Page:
Compensation Benchmarking
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For an organization to attract and retain talent, it is of utmost importance that it is able to provide an attractive compensation package. Companies providing good compensation packages naturally stir some level of inquisitiveness in the minds of a prospective candidate. Along with the brand value of the organization, for attracting top talent, a well designed compensation package plays a crucial role. But, how does a company go about designing their compensation package? Approaching compensation package from a very conservative point of view could result in not attracting top talent, and being overtly generous could mean wasted money thereby a hit on the company’s profitability. Compensation Benchmarking is a key element in designing a pay package. This article attempts to lay out the different steps involved in the process of compensation benchmarking.

The first step involves categorization of employees on basis of the role performed in the organization. Roles in turn depend on the function that the employee falls into. Typical functions that exist in an organization are Operations, Sales and marketing, management (first level, mid level and top), HR, Finance & Accounting and Administrative functions to name a few. Some organizations define a salary group depending upon the function and the role played. However, more common practice is to define salary groups that would be applicable across all functions. Then they proceed to identify roles in each of the functions that fall into different salary groups. For instance a delivery manager in the operations function could map to a location manager in the admin function and a business development manager in the sales and marketing function. The idea is that as you go up the group hierarchy, competencies expected tend to converge. Thus a senior vice president of operations and that of administration would be more of a business role.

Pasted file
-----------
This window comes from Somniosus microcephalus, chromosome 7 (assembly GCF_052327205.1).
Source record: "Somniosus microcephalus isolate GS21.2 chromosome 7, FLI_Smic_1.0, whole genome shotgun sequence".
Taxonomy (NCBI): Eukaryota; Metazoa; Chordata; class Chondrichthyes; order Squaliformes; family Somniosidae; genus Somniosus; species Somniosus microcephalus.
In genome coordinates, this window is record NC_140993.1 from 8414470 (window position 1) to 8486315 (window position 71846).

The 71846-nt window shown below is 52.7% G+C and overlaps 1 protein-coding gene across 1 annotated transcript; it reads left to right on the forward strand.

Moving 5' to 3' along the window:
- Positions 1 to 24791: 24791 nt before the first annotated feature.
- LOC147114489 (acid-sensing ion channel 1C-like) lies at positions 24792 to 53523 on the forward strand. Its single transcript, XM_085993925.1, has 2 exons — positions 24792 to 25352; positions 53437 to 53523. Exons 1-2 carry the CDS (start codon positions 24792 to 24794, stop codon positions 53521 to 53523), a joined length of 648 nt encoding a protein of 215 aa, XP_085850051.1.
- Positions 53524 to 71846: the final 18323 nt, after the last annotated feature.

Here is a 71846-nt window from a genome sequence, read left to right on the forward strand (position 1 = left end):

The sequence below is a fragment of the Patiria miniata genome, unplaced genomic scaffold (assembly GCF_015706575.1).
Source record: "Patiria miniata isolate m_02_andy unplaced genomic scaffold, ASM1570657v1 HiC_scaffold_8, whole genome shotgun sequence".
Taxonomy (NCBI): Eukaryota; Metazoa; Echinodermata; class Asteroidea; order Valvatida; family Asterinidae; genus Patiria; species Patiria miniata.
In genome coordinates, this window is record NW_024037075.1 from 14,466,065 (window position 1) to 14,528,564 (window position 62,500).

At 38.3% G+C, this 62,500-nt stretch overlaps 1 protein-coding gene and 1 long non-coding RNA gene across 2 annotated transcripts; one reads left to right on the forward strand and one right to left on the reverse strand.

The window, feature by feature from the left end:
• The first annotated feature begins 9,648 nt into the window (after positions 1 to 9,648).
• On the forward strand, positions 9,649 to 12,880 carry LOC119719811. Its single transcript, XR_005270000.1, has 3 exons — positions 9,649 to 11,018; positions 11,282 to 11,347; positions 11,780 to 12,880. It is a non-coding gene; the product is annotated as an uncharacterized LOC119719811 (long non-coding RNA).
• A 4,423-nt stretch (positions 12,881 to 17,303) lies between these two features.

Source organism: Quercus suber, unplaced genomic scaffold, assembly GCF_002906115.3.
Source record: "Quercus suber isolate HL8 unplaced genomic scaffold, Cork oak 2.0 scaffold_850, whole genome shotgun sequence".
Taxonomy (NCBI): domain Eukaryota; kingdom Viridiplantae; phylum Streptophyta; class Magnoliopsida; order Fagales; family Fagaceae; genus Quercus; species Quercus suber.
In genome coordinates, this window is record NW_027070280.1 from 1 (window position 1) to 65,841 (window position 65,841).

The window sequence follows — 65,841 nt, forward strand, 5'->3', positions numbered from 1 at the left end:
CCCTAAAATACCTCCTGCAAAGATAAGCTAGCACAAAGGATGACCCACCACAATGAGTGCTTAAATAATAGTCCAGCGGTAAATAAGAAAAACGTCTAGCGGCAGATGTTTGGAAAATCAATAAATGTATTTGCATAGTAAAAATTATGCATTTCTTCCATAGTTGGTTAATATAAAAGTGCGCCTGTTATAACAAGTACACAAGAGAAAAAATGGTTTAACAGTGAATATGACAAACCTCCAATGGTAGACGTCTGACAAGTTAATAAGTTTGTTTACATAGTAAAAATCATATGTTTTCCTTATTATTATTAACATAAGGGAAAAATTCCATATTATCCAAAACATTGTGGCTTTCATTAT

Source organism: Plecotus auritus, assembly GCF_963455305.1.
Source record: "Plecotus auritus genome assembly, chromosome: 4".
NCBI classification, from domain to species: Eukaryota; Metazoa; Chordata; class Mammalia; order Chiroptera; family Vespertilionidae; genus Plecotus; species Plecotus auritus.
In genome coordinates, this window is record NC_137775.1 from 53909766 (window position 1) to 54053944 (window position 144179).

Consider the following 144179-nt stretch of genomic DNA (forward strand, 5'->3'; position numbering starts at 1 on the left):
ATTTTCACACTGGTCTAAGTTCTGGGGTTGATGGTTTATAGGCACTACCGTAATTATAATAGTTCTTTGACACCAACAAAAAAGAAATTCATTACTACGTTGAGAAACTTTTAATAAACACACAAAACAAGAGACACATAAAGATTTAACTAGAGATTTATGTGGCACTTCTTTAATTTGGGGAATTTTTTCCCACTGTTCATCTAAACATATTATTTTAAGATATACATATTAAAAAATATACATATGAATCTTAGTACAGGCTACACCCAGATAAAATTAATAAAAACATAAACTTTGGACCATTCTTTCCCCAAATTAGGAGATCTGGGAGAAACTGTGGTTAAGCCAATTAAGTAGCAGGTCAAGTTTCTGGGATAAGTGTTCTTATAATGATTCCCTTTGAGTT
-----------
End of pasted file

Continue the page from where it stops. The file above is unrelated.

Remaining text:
In high growth industries the demand for talent is also high; hence it is sometimes important to distinguish between people within the same function, same salary band and same roles. Thus, there arises a need to have a top, middle and bottom compensation range for a salary group. When hiring a lateral recruit, since the person is yet to prove, often companies introduce him into the lower part of the salary band and then re-position him depending upon the performance. When a company tries to attract the candidate by offering a significantly large pay package, it risks in creating internal dissatisfaction amongst its existing employees along with putting a bet on an unknown quantity.

Any pricing mechanism that is not influenced by market demand is bound to run into problems; compensation packages are no different. Organizations are known to collect competitive intelligence regarding the pay packages to dole out the competition. HR managers then take a call based on what percentile of paymasters they want to belong to. Though it is not necessary to be among the top paying employers to attract right talent, it definitely pays to be in the top 70 percentile.

In knowledge industries the availability or lack of talent pool can virtually make or break a company. Hence, compensation benchmarking is an important tool in the hands of HR managers and executive management to attract and retain talent.

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